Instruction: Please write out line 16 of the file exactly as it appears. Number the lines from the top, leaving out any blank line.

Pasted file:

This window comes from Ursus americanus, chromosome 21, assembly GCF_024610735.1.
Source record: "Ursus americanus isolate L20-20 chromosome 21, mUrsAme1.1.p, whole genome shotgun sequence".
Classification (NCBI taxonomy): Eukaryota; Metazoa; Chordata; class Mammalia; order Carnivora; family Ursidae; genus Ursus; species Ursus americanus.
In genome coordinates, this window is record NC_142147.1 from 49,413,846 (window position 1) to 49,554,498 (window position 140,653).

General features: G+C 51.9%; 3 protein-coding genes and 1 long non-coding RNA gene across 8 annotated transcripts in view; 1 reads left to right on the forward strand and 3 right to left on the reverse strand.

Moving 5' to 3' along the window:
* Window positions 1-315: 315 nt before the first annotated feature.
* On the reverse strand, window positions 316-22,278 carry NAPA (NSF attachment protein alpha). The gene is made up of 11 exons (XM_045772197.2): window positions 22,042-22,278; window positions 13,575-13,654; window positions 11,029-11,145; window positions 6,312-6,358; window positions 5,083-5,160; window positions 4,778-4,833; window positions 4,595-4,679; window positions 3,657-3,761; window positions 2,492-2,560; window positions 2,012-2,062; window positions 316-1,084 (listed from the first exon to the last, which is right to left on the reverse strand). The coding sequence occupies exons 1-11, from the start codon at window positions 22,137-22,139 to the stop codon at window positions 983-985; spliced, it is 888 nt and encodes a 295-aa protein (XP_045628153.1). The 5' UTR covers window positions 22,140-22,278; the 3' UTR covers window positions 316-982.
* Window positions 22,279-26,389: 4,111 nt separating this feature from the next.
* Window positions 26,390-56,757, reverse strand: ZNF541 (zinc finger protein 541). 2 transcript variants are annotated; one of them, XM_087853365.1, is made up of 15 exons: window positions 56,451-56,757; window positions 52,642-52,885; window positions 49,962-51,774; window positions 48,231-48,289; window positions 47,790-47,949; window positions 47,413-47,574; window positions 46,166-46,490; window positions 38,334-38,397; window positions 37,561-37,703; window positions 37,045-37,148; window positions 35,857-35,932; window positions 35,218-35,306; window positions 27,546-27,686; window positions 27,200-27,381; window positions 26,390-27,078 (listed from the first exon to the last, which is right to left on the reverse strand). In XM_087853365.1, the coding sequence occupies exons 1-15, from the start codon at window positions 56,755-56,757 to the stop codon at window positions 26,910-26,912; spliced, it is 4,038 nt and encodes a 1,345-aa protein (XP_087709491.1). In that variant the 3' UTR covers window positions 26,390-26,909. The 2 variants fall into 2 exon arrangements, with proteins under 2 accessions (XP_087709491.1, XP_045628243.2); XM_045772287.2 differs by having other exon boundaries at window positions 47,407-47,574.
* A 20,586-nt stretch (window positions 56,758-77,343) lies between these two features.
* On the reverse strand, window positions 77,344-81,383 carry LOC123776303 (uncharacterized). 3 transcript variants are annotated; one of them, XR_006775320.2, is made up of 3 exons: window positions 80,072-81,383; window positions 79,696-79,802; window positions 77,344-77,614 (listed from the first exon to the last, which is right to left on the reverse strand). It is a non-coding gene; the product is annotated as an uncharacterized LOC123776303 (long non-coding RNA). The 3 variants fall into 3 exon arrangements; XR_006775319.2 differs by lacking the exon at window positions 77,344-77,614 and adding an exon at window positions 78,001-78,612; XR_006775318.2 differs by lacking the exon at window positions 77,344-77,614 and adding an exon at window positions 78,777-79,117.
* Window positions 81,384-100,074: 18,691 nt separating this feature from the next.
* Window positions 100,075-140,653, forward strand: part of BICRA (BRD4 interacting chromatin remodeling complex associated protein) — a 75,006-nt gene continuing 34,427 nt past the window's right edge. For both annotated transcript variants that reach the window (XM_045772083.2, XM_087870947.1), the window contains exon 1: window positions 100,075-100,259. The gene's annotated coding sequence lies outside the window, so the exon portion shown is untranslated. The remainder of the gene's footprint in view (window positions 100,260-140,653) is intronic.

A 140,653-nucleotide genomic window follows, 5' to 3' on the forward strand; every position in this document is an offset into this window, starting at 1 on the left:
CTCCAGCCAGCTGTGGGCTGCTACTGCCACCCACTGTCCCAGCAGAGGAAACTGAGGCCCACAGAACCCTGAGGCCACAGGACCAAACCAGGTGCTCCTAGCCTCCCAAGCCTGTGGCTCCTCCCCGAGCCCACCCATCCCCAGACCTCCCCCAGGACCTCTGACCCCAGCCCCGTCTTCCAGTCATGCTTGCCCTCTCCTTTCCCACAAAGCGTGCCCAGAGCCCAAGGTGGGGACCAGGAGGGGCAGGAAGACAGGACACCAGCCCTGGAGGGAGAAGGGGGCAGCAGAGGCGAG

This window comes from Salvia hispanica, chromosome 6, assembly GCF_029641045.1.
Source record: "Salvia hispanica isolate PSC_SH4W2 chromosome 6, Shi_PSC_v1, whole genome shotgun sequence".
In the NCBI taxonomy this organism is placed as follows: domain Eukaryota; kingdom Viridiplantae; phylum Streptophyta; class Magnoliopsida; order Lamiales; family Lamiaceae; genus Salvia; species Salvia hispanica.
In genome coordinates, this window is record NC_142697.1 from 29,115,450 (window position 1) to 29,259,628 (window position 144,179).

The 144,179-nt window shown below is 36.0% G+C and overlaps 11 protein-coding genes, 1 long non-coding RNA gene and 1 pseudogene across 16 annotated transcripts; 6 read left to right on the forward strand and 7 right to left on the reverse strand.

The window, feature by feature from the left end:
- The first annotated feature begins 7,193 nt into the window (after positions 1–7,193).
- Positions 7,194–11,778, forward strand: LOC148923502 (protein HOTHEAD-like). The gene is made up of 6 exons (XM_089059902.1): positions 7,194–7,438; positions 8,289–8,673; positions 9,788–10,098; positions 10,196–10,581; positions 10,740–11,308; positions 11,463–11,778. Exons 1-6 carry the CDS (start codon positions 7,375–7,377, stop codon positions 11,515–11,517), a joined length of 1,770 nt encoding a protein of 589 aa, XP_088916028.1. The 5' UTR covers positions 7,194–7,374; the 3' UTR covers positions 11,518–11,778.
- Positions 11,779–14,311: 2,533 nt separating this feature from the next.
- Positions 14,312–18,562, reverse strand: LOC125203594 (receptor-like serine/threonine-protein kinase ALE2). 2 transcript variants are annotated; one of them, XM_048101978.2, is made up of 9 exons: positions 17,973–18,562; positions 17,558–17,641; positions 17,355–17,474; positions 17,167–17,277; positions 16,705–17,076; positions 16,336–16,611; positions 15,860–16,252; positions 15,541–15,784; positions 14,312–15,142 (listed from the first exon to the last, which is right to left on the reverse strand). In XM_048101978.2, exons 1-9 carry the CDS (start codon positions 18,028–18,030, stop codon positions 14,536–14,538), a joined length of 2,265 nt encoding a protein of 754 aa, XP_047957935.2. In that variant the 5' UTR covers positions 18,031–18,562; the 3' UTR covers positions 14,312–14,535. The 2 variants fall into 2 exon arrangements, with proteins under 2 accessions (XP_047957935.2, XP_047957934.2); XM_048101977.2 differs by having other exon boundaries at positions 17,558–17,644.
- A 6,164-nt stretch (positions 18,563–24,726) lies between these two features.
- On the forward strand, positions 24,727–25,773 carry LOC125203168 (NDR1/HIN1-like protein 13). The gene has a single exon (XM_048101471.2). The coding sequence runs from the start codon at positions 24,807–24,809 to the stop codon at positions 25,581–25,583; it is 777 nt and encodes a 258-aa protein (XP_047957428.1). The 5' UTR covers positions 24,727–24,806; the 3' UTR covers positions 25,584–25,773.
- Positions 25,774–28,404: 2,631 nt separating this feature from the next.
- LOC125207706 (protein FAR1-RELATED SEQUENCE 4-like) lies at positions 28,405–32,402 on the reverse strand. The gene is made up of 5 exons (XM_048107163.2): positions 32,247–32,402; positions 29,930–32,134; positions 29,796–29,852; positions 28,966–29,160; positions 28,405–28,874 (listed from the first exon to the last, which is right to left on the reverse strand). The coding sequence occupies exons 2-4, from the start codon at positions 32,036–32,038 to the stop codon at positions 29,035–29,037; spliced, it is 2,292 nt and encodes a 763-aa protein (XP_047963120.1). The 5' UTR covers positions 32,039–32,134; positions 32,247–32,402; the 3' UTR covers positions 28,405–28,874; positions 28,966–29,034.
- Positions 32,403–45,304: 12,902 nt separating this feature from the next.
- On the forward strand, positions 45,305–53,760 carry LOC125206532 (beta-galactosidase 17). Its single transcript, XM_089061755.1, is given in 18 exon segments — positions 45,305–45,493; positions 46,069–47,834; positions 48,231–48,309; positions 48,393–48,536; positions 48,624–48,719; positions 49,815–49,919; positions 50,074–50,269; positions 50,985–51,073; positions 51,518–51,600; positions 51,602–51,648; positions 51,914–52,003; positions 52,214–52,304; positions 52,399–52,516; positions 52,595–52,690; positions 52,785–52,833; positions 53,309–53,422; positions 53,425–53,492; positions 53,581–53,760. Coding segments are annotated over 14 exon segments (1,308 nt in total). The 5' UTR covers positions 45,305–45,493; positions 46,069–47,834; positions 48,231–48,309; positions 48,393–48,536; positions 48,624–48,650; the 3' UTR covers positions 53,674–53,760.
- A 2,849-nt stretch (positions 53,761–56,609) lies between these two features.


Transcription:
CTCCAGCCAGCTGTGGGCTGCTACTGCCACCCACTGTCCCAGCAGAGGAAACTGAGGCCCACAGAACCCTGAGGCCACAGGACCAAACCAGGTGCTCCTAGCCTCCCAAGCCTGTGGCTCCTCCCCGAGCCCACCCATCCCCAGACCTCCCCCAGGACCTCTGACCCCAGCCCCGTCTTCCAGTCATGCTTGCCCTCTCCTTTCCCACAAAGCGTGCCCAGAGCCCAAGGTGGGGACCAGGAGGGGCAGGAAGACAGGACACCAGCCCTGGAGGGAGAAGGGGGCAGCAGAGGCGAG